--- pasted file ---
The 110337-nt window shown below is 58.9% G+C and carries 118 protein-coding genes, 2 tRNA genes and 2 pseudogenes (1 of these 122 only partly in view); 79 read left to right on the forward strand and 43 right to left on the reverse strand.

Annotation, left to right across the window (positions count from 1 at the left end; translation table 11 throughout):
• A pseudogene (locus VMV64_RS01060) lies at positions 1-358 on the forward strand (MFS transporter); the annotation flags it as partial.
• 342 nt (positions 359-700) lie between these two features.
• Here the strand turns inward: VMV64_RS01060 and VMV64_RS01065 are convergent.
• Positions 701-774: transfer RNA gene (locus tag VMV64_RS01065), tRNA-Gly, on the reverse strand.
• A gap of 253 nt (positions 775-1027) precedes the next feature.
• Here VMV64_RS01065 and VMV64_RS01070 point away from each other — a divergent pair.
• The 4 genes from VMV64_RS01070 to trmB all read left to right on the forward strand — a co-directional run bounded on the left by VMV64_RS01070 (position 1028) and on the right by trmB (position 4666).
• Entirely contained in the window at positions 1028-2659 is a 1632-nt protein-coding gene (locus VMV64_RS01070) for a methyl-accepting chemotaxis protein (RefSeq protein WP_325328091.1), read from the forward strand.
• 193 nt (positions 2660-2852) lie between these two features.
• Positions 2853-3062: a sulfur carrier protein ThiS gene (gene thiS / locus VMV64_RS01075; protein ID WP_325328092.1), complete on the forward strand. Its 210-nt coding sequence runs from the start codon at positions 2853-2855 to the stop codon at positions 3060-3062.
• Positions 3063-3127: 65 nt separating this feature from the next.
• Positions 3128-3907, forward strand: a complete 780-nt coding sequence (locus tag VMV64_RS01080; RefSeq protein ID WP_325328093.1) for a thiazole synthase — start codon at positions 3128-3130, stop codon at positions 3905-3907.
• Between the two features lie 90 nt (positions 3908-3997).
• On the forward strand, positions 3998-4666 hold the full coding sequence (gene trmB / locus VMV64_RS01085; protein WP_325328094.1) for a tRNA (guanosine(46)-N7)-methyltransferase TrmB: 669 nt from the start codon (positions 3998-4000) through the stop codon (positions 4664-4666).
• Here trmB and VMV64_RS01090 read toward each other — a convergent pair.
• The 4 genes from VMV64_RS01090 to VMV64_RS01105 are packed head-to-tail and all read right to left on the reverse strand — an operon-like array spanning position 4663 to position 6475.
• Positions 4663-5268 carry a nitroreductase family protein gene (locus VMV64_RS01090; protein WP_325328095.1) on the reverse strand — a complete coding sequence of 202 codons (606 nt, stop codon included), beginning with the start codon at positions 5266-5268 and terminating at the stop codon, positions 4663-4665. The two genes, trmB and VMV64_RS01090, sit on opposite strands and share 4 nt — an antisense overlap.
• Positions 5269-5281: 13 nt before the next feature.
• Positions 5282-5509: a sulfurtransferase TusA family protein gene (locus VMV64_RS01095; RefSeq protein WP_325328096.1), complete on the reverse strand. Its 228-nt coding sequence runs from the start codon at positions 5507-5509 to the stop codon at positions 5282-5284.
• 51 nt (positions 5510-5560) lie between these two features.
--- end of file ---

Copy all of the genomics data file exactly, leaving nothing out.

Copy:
The 110337-nt window shown below is 58.9% G+C and carries 118 protein-coding genes, 2 tRNA genes and 2 pseudogenes (1 of these 122 only partly in view); 79 read left to right on the forward strand and 43 right to left on the reverse strand.

Annotation, left to right across the window (positions count from 1 at the left end; translation table 11 throughout):
• A pseudogene (locus VMV64_RS01060) lies at positions 1-358 on the forward strand (MFS transporter); the annotation flags it as partial.
• 342 nt (positions 359-700) lie between these two features.
• Here the strand turns inward: VMV64_RS01060 and VMV64_RS01065 are convergent.
• Positions 701-774: transfer RNA gene (locus tag VMV64_RS01065), tRNA-Gly, on the reverse strand.
• A gap of 253 nt (positions 775-1027) precedes the next feature.
• Here VMV64_RS01065 and VMV64_RS01070 point away from each other — a divergent pair.
• The 4 genes from VMV64_RS01070 to trmB all read left to right on the forward strand — a co-directional run bounded on the left by VMV64_RS01070 (position 1028) and on the right by trmB (position 4666).
• Entirely contained in the window at positions 1028-2659 is a 1632-nt protein-coding gene (locus VMV64_RS01070) for a methyl-accepting chemotaxis protein (RefSeq protein WP_325328091.1), read from the forward strand.
• 193 nt (positions 2660-2852) lie between these two features.
• Positions 2853-3062: a sulfur carrier protein ThiS gene (gene thiS / locus VMV64_RS01075; protein ID WP_325328092.1), complete on the forward strand. Its 210-nt coding sequence runs from the start codon at positions 2853-2855 to the stop codon at positions 3060-3062.
• Positions 3063-3127: 65 nt separating this feature from the next.
• Positions 3128-3907, forward strand: a complete 780-nt coding sequence (locus tag VMV64_RS01080; RefSeq protein ID WP_325328093.1) for a thiazole synthase — start codon at positions 3128-3130, stop codon at positions 3905-3907.
• Between the two features lie 90 nt (positions 3908-3997).
• On the forward strand, positions 3998-4666 hold the full coding sequence (gene trmB / locus VMV64_RS01085; protein WP_325328094.1) for a tRNA (guanosine(46)-N7)-methyltransferase TrmB: 669 nt from the start codon (positions 3998-4000) through the stop codon (positions 4664-4666).
• Here trmB and VMV64_RS01090 read toward each other — a convergent pair.
• The 4 genes from VMV64_RS01090 to VMV64_RS01105 are packed head-to-tail and all read right to left on the reverse strand — an operon-like array spanning position 4663 to position 6475.
• Positions 4663-5268 carry a nitroreductase family protein gene (locus VMV64_RS01090; protein WP_325328095.1) on the reverse strand — a complete coding sequence of 202 codons (606 nt, stop codon included), beginning with the start codon at positions 5266-5268 and terminating at the stop codon, positions 4663-4665. The two genes, trmB and VMV64_RS01090, sit on opposite strands and share 4 nt — an antisense overlap.
• Positions 5269-5281: 13 nt before the next feature.
• Positions 5282-5509: a sulfurtransferase TusA family protein gene (locus VMV64_RS01095; RefSeq protein WP_325328096.1), complete on the reverse strand. Its 228-nt coding sequence runs from the start codon at positions 5507-5509 to the stop codon at positions 5282-5284.
• 51 nt (positions 5510-5560) lie between these two features.